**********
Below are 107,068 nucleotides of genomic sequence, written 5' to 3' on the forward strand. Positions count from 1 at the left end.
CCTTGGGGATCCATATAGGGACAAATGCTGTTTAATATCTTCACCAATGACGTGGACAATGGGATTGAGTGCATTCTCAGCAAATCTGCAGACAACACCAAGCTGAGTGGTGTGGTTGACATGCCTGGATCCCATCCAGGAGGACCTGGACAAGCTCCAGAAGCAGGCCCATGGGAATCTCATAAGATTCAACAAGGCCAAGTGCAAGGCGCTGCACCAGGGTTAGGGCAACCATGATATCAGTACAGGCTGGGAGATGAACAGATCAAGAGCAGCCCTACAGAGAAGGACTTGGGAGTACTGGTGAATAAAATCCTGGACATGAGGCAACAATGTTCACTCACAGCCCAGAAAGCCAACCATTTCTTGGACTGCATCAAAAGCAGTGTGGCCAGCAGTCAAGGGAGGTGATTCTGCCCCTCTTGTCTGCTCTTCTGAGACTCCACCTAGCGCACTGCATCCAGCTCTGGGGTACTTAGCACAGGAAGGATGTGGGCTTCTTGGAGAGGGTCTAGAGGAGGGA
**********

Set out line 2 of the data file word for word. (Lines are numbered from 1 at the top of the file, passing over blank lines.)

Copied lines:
CCTTGGGGATCCATATAGGGACAAATGCTGTTTAATATCTTCACCAATGACGTGGACAATGGGATTGAGTGCATTCTCAGCAAATCTGCAGACAACACCAAGCTGAGTGGTGTGGTTGACATGCCTGGATCCCATCCAGGAGGACCTGGACAAGCTCCAGAAGCAGGCCCATGGGAATCTCATAAGATTCAACAAGGCCAAGTGCAAGGCGCTGCACCAGGGTTAGGGCAACCATGATATCAGTACAGGCTGGGAGATGAACAGATCAAGAGCAGCCCTACAGAGAAGGACTTGGGAGTACTGGTGAATAAAATCCTGGACATGAGGCAACAATGTTCACTCACAGCCCAGAAAGCCAACCATTTCTTGGACTGCATCAAAAGCAGTGTGGCCAGCAGTCAAGGGAGGTGATTCTGCCCCTCTTGTCTGCTCTTCTGAGACTCCACCTAGCGCACTGCATCCAGCTCTGGGGTACTTAGCACAGGAAGGATGTGGGCTTCTTGGAGAGGGTCTAGAGGAGGGA